Displaced Populations

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Author: Jaina Amin
Editors: Sana Loue and Martha Sajatovic
Date: 2012
Encyclopedia of Immigrant Health
Publisher: Springer
Document Type: Topic overview
Pages: 2
Content Level: (Level 5)

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Displaced Populations

Department of Psychiatry, University Hospitals Case Medical Center, Cleveland, OH, USA


The displacement of a group of people can have many long-standing effects. Various forms of population displacement include voluntary forms, i.e., immigration, or involuntary forms, i.e., gentrification of neighborhoods or by the forces of mother nature or political unrest.

While immigrants may choose to leave their countries of origin under seemingly voluntary conditions, they are still leaving behind their homelands and families to move to another country. Thus, when they move and do not have any social support in the new country they have a harder time adjusting. They may suffer from depressive symptoms related to the change in their environment and their living situation, and lack of social support in the new country.

Gentrification of neighborhoods has been thought of a way to revitalize an impoverished area by bringing in a more affluent population. Housing costs increase thus bringing in a more affluent class that can afford these increased prices, and this forces out the lower economic individuals, effectively displacing them because they cannot pay the rent. As more affluent individuals move into the area, more services to cater to the affluent lifestyle move into the area, furthering the displacement of the lower economic individuals. Not all of these displacements are voluntary or friendly. Atkinson notes that 1 in 10 tenants are harassed each year to leave their homes, and 2% of the evicted reported that “other ways” of persuasion were used. These methods of persuasion can lead to emotional symptoms of anger, anxiety, or even posttraumatic stress disorder in severe cases; also there is the emotional component of leaving a home that may have been in a family for generations.

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Refugees have similar stories in that they may be leaving behind a home country, city, or village that generations of their families have lived in. Refugees flee their countries to save their lives. They run from war and persecution, often losing beloved family members along the way. People who are displaced within their own country are called internally displaced persons. Not only are they experiencing the loss of their home, either through natural disaster or wars, but they have the added stress of the traumas they encounter before and during the displacement. Math and colleagues found that there was higher psychiatric morbidity in individuals displaced from their countries at 5.2% in comparison to the non-displaced individuals who had psychiatric morbidity of 2.8%. They found that in both the displaced and non-displaced individuals, there was an even distribution of depression and PTSD symptoms. However, interestingly they noted that in the displaced population there was more frequent panic disorder, anxiety disorder, and somatic disorders. Math et al. also found that women were more likely to experience problems with mental health problems after experiencing the tsunami. The World Health Organization noted that in times of war, women and children tend to become victims of exploitation.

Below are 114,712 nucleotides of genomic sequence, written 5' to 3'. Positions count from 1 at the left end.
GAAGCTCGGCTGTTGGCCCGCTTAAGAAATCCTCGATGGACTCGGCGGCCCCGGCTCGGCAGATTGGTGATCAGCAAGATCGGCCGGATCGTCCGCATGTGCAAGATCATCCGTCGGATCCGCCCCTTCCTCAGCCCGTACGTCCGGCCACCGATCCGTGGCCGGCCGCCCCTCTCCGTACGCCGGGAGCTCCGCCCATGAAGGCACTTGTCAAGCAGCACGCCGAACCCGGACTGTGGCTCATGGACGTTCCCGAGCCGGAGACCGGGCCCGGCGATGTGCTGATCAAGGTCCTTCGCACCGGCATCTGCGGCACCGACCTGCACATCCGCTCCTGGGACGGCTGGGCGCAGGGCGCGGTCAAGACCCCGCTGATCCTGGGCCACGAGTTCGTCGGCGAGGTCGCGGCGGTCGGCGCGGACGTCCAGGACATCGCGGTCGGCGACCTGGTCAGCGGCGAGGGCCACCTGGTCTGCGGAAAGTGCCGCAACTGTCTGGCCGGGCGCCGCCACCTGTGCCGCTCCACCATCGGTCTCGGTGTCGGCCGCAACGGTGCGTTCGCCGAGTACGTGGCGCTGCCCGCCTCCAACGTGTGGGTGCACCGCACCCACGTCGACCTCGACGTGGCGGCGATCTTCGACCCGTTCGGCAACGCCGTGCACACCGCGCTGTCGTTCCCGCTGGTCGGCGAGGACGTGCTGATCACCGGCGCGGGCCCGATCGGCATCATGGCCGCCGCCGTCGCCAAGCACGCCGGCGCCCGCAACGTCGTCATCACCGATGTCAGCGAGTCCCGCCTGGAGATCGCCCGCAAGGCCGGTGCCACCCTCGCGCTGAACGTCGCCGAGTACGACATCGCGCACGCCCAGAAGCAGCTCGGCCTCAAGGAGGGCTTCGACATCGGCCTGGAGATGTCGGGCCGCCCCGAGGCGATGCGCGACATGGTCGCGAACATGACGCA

It is important to consider the adjustment when dealing with a person who has been displaced from their country of origin. Assessing if that individual expresses feelings of being welcomed in the new culture will support these individuals acclimating with the dominant culture without problems. Individuals who feel isolated will have a harder time trusting people, feeling comfortable; all of these factors can lead to potential increase in emotional distress.

Suggested Readings

Lamb, J., Levy, M., & Reich, M. R. (2004). Displaced populations. In Hammand, A. E. B., Fiechter-Widemann, E., Serageldin, I., Leaning, J., Fan, L., Mani, R., Diwany, R., Elworth, S., & Gastaut, T. (Eds. Committee), Wounds of war (p. 24). Cambridge, MA: Harvard University Press.

Suggested Resources

Atkinson, R. (2002). Does gentrification help or harm urban neighborhoods? An assessment of the evidence-base in the context of the new urban agenda. Retrieved March 12, 2010, from ESRC website. http://www.neighbourhoodcentre.org.uk/research/research.html

Atkinson, R. Displacement through gentrification: How big a problem? Retrieved March 15, 2010, from Radical Statistics website. http://www.radstats.org.uk/no069/article2.htm

Briney, A. (2009). Gentrification the controversial topic of gentrification and its impact on the urban core. Retrieved March 12, 2010, from About.com http://geography.about.com/od/urbaneconomicgeography/a/gentrification.htm

Levy, D. K. (2006). Community-level effects of displacement. Retrieved March 12, 2010, from Urban Institute website.http://www.urban.org/publications/900936.html

Resettling refugees in America. Retrieved March 12, 2010, from USCRI website. http://www.refugees.org/article.aspx?id=1092&rid=1176&subm=40&area=About%20Re

World Health Organization. Mental health of refugees, internally displaced persons and other populations affected by conflict. http://www.who.int/hac/techguidance/pht/mental_health_refugees/en/print.html

Disclaimer:   This information is not a tool for self-diagnosis or a substitute for professional care.

Source Citation

Source Citation   

Gale Document Number: GALE|CX3707500178